The elementary spatial relation Herbart conceives to be "the contiguity (Aneinander) of two points," so that every "pure and independent line" is discrete.
Without connexion, then, as nothing ' Hence Herbart gave the name Synechology to this branch of metaphysics, instead of the usual one, Cosmology.
But in all this it has been assumed that we are spectators of the objective semblance; it remains to make good this assumption, or, in other words, to show the possibility of knowledge; this is the problem of what Herbart terms Eidolology, and forms the transition from metaphysic to psychology.
In his Psychology Herbart rejects altogether the doctrine of mental faculties as one refuted by his metaphysics, and tries to show that all psychical phenomena whatever result from the action and interaction of elementary ideas or presentations (Vorstellungen).
= p (I -E 'R) So that if there are several connected with p by smaller and smaller parts, there will be a definite "serial" order in which they will be revived by p; and on this fact Herbart rests all the phenomena of the so-called faculty of memory, the development of spatial and temporal forms and much besides.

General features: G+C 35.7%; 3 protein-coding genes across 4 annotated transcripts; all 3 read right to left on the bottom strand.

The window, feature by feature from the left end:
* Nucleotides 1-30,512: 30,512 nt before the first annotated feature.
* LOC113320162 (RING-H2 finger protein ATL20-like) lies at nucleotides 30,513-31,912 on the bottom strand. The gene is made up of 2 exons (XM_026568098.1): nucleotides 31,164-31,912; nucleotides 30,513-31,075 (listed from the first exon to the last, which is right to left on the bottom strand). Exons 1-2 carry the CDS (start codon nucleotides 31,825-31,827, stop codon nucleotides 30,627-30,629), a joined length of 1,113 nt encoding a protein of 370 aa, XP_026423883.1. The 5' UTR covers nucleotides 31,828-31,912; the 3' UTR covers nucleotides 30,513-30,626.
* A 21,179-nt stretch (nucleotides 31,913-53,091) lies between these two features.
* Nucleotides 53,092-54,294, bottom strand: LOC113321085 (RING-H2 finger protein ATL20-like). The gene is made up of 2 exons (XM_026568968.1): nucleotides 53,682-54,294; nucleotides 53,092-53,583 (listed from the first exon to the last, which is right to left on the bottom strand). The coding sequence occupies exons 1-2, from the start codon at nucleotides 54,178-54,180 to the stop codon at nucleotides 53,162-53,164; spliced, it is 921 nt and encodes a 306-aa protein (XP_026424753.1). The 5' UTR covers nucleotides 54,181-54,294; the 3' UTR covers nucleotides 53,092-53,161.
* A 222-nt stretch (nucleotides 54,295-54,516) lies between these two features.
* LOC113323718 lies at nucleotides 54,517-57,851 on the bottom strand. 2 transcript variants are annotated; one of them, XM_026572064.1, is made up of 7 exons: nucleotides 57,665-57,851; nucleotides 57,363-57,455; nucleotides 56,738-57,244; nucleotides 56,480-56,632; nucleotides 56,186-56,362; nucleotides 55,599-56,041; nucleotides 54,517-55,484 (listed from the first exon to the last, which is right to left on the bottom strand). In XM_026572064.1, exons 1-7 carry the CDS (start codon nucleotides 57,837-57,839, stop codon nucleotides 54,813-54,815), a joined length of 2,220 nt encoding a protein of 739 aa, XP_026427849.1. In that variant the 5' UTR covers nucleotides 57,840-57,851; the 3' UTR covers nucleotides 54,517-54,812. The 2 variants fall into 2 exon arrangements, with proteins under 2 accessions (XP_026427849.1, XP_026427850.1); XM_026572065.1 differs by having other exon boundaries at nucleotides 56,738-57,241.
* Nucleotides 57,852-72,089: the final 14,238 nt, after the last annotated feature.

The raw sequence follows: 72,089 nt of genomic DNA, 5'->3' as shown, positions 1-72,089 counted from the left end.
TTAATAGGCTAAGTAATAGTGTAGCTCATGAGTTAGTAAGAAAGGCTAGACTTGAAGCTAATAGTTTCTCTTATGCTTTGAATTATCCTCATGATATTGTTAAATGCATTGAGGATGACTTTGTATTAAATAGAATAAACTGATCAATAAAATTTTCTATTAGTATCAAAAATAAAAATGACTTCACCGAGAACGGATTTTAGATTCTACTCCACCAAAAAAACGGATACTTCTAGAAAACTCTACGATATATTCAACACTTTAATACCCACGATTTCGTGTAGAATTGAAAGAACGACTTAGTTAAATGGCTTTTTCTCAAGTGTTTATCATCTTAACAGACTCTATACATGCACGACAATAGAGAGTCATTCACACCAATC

What we call Self is, above all, such a central mass, and Herbart seeks to show with great ingenuity and detail how this position is occupied at first chiefly by the body, then by the seat of ideas and desires, and finally by that first-personal Self which recollects the past and resolves concerning the future.